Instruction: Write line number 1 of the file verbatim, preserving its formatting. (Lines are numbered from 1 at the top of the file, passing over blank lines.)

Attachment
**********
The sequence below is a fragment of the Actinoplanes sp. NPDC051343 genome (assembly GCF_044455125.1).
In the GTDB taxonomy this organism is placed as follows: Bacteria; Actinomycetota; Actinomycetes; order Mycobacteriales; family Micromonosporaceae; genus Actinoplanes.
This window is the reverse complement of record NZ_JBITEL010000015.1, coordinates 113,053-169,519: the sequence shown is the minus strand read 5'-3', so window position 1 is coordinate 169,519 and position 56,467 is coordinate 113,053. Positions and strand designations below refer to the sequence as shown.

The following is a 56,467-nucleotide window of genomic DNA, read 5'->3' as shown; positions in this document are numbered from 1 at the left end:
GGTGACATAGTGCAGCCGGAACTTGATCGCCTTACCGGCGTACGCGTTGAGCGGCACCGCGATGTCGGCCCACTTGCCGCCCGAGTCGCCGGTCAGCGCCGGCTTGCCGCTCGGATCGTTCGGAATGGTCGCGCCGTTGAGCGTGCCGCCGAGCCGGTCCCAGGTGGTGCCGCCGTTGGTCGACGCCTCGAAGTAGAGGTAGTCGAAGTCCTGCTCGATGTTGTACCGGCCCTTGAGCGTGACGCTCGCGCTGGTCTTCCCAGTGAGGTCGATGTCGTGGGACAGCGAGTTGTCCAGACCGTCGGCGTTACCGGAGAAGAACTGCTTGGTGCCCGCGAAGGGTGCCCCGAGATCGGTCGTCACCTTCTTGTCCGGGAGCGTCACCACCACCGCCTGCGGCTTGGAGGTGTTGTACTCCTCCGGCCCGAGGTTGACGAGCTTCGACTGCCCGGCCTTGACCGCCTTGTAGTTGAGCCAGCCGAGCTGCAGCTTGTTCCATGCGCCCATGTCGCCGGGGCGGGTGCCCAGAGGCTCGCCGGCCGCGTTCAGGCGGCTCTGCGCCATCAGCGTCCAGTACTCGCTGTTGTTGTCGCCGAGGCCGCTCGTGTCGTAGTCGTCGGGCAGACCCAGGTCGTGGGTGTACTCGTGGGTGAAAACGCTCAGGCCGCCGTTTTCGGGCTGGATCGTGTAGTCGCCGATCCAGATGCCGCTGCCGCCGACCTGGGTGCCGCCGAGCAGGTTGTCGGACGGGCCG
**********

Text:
The sequence below is a fragment of the Actinoplanes sp. NPDC051343 genome (assembly GCF_044455125.1).